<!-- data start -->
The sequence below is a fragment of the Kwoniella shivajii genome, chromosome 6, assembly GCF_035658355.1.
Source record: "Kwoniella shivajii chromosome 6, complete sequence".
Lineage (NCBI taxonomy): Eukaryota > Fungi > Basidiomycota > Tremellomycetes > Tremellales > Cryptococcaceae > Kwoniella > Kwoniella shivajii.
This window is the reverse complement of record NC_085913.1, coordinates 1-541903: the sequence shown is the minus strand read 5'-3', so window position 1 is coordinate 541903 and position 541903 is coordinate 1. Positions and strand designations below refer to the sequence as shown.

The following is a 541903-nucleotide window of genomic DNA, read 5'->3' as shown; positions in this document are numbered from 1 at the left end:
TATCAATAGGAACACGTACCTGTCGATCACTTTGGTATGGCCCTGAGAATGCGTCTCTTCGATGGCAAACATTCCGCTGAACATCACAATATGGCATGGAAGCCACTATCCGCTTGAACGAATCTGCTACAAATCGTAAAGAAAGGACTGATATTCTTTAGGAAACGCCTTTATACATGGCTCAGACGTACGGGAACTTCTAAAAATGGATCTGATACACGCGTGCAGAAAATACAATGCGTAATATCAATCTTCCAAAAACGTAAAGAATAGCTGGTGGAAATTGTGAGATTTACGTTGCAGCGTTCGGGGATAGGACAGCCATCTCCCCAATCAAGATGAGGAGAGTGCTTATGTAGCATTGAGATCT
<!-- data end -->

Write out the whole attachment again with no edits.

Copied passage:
The sequence below is a fragment of the Kwoniella shivajii genome, chromosome 6, assembly GCF_035658355.1.
Source record: "Kwoniella shivajii chromosome 6, complete sequence".
Lineage (NCBI taxonomy): Eukaryota > Fungi > Basidiomycota > Tremellomycetes > Tremellales > Cryptococcaceae > Kwoniella > Kwoniella shivajii.
This window is the reverse complement of record NC_085913.1, coordinates 1-541903: the sequence shown is the minus strand read 5'-3', so window position 1 is coordinate 541903 and position 541903 is coordinate 1. Positions and strand designations below refer to the sequence as shown.

The following is a 541903-nucleotide window of genomic DNA, read 5'->3' as shown; positions in this document are numbered from 1 at the left end:
TATCAATAGGAACACGTACCTGTCGATCACTTTGGTATGGCCCTGAGAATGCGTCTCTTCGATGGCAAACATTCCGCTGAACATCACAATATGGCATGGAAGCCACTATCCGCTTGAACGAATCTGCTACAAATCGTAAAGAAAGGACTGATATTCTTTAGGAAACGCCTTTATACATGGCTCAGACGTACGGGAACTTCTAAAAATGGATCTGATACACGCGTGCAGAAAATACAATGCGTAATATCAATCTTCCAAAAACGTAAAGAATAGCTGGTGGAAATTGTGAGATTTACGTTGCAGCGTTCGGGGATAGGACAGCCATCTCCCCAATCAAGATGAGGAGAGTGCTTATGTAGCATTGAGATCT